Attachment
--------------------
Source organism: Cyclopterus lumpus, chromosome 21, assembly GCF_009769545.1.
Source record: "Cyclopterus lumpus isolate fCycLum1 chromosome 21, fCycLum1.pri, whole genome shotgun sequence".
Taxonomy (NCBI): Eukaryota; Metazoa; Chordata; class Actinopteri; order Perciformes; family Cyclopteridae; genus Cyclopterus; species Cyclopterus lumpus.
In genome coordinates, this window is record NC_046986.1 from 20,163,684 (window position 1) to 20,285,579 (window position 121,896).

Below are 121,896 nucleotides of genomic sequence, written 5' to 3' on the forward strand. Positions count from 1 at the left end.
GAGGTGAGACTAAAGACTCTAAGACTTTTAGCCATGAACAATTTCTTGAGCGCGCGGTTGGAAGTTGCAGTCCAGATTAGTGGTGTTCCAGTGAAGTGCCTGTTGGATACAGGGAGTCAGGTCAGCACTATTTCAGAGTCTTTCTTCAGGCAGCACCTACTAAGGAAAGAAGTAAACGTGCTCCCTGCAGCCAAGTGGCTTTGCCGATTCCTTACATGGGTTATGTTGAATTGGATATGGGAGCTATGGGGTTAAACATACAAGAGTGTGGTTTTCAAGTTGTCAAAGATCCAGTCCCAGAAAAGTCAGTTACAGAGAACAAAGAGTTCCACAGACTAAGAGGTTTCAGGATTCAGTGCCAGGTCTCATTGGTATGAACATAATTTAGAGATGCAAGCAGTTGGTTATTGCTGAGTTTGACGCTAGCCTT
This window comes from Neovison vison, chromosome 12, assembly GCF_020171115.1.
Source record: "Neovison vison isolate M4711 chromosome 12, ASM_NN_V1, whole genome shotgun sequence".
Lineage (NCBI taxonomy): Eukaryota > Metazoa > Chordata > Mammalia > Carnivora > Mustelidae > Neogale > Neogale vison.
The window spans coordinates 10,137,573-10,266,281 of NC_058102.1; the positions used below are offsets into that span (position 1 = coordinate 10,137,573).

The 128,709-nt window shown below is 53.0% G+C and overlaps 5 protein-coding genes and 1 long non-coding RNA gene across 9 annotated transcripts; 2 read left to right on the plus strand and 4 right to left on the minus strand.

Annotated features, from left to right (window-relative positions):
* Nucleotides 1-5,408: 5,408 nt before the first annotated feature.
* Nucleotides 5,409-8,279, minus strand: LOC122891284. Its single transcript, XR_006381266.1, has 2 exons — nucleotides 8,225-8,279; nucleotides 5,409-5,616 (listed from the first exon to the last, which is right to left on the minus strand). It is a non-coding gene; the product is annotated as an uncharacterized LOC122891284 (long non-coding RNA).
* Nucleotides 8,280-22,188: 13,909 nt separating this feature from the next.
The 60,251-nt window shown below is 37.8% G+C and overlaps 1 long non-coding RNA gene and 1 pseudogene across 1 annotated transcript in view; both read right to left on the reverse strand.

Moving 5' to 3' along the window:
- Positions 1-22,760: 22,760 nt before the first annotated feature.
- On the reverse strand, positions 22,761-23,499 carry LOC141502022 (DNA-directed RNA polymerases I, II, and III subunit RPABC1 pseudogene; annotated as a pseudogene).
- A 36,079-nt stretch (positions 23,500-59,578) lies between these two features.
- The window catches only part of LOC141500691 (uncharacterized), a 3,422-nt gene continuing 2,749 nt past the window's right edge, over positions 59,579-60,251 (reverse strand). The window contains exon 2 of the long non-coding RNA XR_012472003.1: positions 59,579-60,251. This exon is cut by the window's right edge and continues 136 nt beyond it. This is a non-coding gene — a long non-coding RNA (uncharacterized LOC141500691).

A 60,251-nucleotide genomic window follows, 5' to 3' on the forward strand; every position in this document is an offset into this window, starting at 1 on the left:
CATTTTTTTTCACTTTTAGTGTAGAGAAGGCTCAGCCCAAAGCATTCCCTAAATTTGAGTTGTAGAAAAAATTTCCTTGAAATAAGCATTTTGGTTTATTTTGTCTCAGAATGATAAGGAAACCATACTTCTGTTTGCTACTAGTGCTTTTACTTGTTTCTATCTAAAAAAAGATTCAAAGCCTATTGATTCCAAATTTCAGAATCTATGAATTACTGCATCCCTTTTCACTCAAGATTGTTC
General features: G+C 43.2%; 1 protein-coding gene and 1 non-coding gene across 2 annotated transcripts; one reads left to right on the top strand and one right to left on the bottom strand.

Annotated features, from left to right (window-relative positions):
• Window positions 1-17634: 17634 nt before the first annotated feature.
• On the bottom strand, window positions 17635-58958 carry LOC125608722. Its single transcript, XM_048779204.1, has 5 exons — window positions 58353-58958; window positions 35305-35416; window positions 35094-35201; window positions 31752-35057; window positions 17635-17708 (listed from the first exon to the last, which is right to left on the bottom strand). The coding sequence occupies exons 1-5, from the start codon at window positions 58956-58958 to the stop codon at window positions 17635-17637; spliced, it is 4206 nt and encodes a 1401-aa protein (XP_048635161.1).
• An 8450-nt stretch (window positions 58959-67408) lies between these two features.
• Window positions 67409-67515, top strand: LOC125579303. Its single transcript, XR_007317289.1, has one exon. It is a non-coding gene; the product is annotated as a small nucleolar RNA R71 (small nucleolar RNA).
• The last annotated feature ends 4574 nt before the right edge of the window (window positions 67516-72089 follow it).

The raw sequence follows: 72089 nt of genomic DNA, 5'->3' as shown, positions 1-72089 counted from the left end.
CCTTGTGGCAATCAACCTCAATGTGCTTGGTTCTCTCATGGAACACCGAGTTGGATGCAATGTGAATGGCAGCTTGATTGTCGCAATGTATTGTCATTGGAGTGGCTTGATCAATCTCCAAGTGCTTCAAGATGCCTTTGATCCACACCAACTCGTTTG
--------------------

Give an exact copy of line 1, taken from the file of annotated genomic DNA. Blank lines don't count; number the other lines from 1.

Source organism: Cyclopterus lumpus, chromosome 21, assembly GCF_009769545.1.